An explosion in a warehouse on Sunday 7 April 2019, in Sanaa, have killed at least 11 civilians, including school children and left more than 39 people wounded. The Associated Press news agency said 13 killed, including 7 children and more than 100 were wounded. According to Al Jazeera and Houthi officials, the civilians were killed in a Saudi-led coalition airstrike. The Saudi-led coalition denied any airstrikes took place that day on Sanaa. The state-run news agency in Aden, aligned with the internationally recognized government, said the rebels had stored weapons at the warehouse. According to The Washington Post, "some families and residents of the district of Sawan said the explosion occurred after a fire erupted inside the warehouse. They said a fire sent columns of white smoke rising into the air, followed by the explosion." Their accounts were confirmed by several videos filmed by bystanders.
Scholar Ian Almond criticised the media commentators, the lack of balance in reporting, and the "way we are learning to talk about ISIS." While there was talk about 'radical evil' and 'radical Islam', Almond found it striking because "some of the most revered and oft-quoted figures in our Western political tradition have been capable of the most vicious acts of savagery – and yet all we ever hear about is how much the Middle East has to learn from us." Almond goes on to cite how Winston Churchill "wanted to gas women and children", how Ronald Reagan's Central American policies "disembowlled more children than ISIS," how President Barack Obama's "planes and drones have dropped bombs on as many schoolchildren as ISIS," how former secretary of state Madeleine Albright commented on the deaths of Iraqi children killed by sanctions, how Henry Kissinger and Margaret Thatcher "assisted in the torture and disappearance of thousands of Chilean students and labour activitists... For anyone familiar with the history of both U.S. and European torture and murder over the past 150 years, it might not be all that hyperbolic to say that in ISIS, what we see more than anything else is a more expansive, explicit version of our own cruelties. In bombing ISIS and its would-be imperialism, we are really bombing a version of ourselves."More Info
Strikes on 26 March also hit Al Anad Air Base, a former US special operations forces facility in Lahij Governorate seized by Houthis earlier in the week. The targets reportedly included the Houthi-controlled missile base in Sanaʽa and its fuel depot. Strikes overnight also targeted Houthis in Taiz and Sa'dah. Thousands demonstrated in Sanaʽa against the intervention, which ex-president Ali Abdullah Saleh also condemned. In Taiz thousands came out supporting Hadi and Saudi Arabia.More Info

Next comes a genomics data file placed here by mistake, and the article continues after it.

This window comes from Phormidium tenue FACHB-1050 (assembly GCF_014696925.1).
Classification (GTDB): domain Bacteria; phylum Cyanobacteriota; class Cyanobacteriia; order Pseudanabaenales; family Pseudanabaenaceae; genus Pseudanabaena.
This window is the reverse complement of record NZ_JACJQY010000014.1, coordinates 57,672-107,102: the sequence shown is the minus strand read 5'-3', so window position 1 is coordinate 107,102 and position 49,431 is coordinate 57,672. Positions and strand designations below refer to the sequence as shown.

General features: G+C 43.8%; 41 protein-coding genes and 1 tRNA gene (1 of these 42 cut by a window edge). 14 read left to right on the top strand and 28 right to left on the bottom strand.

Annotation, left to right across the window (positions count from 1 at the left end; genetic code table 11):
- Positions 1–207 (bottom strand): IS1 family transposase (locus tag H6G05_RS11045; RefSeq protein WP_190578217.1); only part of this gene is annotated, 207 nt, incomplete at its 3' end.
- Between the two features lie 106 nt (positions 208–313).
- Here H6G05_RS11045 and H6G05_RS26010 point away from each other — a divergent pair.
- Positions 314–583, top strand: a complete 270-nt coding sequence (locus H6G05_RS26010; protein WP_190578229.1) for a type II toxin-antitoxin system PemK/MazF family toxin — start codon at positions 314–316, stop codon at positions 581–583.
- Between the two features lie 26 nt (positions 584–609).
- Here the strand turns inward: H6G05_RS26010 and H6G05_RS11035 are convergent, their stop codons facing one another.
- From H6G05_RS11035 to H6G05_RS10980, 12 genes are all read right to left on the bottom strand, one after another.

In September 2015, Ayman al-Zawahiri, the leader of al-Qaeda, called for consultation (shura) within the "prophetic method" to be used when establishing the caliphate, criticising al-Baghdadi for not following the required steps. Al-Zawahiri has called upon ISIL members to close ranks and join al-Qaeda in fighting against Assad, the Shia, Russia, Europe, and America and to stop the infighting between jihadist groups. He called upon jihadists to establish Islamic entities in Egypt and the Levant, slowly implementing sharia before establishing a caliphate, and has called for violent assaults against America and the West.More Info
The scope of strikes expanded further on 27 March, with a radar installation in the Ma'rib Governorate and an airbase in the Abyan Governorate coming under air attack. The commander of the operation dismissed reports of civilian casualties, saying airstrikes were being carried out with precision. Additional strikes early on the next day hit targets in Al Hudaydah, Sa'dah and the Sanaʽa area, as well as Ali Abdullah Saleh's main base. Rumours indicated Saleh fled to Sanhan, on the outskirts of the Houthi-controlled capital. An Aden government official said Saudi strikes destroyed a long-range missile facility controlled by the Houthis.More Info
On the night of 6 May 2015, the Saudi-led coalition carried out 130 airstrikes in Yemen in a 24-hour period. At first, coalition spokesperson Ahmed Asiri admitted that schools and hospitals were targeted but claimed that these were used as weapon storage sites. Asiri later claimed that his words had been mistranslated. The United Nations humanitarian coordinator for Yemen Johannes Van Der Klaauw said that these bombings constituted a war crime. "The indiscriminate bombing of populated areas, with or without prior warning, is a contravention international humanitarian law," he said. He continued to say that he was particularly concerned about airstrikes on Saada "where scores of civilians were reportedly killed and thousands were forced to flee their homes after the coalition declared the entire governate a military target".More Info
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